Inspecting Coating Thickness & Continuity
As a final step in the galvanizing process, the hot-dip galvanized coating is inspected for compliance with specifications. The coating thickness is the single most important component in determining a galvanized coating’s quality. Coating thickness, however, is only one inspection area. Coating uniformity, adherence, and appearance should also be checked. Inspection of the galvanized product can be most effectively and efficiently conducted at the galvanizer’s plant where questions can be asked and answered quickly.
There are a number of simple magnetic gauges that can be used to give a convenient and reliable measurement of the zinc coating thickness, provided the instruments are properly calibrated. The three most common types of metal coating thickness gauges are:
- Magnetic balance gauges, sometimes called “banana gauges,” measure variation in the force of attraction between two ferromagnetic bodies as a function of the distance between them. This type of gauge has the advantage of being able to measure the coating thickness in a horizontal or vertical position.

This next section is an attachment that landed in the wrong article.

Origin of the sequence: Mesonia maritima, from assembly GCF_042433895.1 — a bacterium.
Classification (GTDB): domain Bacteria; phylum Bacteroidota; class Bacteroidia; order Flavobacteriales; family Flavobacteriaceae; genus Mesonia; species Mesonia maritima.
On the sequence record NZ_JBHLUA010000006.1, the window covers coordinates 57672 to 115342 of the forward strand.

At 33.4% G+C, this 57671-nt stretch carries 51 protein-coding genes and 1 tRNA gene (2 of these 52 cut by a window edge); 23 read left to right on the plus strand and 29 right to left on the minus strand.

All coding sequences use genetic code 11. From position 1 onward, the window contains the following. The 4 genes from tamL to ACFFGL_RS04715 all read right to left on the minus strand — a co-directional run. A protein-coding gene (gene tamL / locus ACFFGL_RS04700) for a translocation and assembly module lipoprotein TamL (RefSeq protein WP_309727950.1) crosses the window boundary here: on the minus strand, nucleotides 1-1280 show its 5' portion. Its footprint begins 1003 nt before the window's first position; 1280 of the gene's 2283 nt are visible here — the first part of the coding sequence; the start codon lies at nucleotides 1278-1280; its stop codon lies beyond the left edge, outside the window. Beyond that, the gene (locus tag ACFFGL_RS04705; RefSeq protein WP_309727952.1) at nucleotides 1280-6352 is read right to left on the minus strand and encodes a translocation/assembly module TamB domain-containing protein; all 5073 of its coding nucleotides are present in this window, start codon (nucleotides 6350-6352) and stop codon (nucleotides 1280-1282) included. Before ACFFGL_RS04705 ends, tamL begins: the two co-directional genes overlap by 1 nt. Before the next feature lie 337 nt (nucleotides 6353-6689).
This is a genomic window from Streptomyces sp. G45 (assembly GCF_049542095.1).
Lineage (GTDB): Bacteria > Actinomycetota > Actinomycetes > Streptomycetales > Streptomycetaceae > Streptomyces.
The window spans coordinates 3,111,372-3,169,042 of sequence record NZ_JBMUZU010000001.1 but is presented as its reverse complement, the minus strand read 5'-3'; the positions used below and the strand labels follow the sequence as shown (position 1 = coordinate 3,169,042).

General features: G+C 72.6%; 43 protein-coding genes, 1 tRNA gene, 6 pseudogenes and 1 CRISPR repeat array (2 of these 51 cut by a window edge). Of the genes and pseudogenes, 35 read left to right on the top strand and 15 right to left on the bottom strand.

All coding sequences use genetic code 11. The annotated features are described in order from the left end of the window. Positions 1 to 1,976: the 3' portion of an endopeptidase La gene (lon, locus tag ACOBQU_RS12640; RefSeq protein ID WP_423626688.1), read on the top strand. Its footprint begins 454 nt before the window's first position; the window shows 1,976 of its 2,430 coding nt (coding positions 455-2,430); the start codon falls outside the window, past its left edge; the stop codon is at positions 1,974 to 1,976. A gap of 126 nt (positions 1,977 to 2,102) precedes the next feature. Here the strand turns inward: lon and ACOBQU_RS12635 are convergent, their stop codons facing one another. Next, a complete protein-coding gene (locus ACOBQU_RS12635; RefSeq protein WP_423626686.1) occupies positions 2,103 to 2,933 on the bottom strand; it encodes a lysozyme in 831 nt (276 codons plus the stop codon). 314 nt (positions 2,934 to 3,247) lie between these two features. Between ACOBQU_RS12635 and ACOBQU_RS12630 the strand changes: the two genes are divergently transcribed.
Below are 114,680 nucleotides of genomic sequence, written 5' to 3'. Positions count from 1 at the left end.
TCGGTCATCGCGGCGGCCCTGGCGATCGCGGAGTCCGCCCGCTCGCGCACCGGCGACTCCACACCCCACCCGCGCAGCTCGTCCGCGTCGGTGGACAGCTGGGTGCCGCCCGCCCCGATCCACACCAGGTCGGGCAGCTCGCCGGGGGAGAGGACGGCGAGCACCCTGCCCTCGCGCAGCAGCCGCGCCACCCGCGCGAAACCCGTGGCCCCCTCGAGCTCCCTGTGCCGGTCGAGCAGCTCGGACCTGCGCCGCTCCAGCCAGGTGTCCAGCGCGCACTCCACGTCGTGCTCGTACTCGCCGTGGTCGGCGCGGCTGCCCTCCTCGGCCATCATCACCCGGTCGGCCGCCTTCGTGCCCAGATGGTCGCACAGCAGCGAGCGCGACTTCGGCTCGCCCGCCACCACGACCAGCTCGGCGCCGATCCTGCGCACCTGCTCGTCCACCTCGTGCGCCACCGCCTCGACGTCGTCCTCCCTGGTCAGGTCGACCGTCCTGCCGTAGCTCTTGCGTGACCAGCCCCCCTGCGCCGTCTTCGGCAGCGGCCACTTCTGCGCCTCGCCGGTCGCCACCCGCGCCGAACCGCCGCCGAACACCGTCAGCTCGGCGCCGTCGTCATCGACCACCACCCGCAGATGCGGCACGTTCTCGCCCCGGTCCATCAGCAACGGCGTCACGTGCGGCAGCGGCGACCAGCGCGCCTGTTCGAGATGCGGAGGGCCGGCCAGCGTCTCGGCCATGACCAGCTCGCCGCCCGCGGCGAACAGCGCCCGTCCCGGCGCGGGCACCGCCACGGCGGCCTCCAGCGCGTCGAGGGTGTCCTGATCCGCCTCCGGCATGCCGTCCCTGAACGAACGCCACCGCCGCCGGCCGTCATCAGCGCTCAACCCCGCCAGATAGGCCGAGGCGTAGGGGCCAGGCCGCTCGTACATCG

- Pull-off magnetic gauges are also based on magnetic attraction to the underlying steel. These devices are shaped somewhat like a pen and are very convenient to make quick, rough estimates to determine whether the coating thickness meets specification.
- Electronic gauges are the easiest and most accurate coating thickness measurement gauges available. They have the ability to connect to an assortment of probes, providing the ability to measure on any orientation.
One of the major advantages to specifying hot-dip galvanized steel is the ease of identifying coating defects immediately after galvanizing. Any areas that may remain uncoated are easily identifiable. If large areas (see ASTM A 123) of the steel remain uncoated due to residues left on the steel from fabrication, then the steel must be stripped free of zinc and processed again. If small areas are left ungalvanized, they can be reconditioned using one of the three accepted methods of touch-up and repair, (see ASTM A 780).
Different coating appearance may result when different steels are galvanized. Listed below are links to other portions this program will explain differences in acceptable coating appearances that, despite their different appearance, will provide long-term corrosion protection.